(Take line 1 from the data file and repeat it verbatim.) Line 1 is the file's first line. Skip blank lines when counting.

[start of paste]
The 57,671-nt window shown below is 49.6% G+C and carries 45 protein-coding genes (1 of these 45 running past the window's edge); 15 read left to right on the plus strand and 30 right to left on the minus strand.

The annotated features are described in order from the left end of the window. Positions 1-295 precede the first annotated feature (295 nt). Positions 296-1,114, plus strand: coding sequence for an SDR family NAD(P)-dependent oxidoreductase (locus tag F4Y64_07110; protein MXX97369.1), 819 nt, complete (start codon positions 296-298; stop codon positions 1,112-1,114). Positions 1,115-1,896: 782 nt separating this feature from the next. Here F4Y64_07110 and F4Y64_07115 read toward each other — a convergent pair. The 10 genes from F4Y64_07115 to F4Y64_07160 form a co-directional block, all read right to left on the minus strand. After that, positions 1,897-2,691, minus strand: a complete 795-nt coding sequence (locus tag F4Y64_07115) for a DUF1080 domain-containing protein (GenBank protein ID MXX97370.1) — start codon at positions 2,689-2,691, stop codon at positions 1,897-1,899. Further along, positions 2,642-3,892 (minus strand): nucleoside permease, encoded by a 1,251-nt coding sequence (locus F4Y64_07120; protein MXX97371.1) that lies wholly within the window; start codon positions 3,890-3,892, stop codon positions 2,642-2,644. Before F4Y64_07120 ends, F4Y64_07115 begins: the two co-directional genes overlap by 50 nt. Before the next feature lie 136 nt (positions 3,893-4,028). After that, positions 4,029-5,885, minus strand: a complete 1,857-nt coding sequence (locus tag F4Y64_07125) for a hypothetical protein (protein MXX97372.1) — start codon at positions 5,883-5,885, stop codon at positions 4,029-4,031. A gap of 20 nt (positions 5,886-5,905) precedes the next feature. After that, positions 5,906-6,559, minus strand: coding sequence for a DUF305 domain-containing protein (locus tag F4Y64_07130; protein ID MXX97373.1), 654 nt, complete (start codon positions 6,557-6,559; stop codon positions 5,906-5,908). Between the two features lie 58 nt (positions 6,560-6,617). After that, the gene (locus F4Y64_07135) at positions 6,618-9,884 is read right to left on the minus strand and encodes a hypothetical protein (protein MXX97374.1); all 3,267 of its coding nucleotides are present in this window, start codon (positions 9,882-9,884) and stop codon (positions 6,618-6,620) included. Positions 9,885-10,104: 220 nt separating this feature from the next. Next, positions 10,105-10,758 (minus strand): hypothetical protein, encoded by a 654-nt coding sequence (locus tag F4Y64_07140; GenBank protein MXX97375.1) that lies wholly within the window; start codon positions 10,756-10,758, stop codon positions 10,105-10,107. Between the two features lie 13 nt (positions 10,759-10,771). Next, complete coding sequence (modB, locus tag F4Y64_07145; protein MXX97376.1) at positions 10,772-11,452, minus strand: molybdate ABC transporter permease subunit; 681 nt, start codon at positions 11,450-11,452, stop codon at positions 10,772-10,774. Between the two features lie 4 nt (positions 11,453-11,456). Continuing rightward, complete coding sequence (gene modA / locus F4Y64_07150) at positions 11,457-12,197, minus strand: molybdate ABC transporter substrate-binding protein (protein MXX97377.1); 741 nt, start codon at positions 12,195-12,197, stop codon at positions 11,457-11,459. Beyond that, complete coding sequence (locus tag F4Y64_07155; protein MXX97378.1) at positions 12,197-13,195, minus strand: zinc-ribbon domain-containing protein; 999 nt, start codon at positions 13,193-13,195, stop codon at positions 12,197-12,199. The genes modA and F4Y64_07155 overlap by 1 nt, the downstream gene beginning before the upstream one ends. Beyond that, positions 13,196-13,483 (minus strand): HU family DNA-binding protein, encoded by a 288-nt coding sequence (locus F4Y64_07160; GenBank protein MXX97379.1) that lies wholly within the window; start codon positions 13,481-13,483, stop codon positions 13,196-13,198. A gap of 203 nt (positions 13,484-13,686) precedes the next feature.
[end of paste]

The 57,671-nt window shown below is 49.6% G+C and carries 45 protein-coding genes (1 of these 45 running past the window's edge); 15 read left to right on the plus strand and 30 right to left on the minus strand.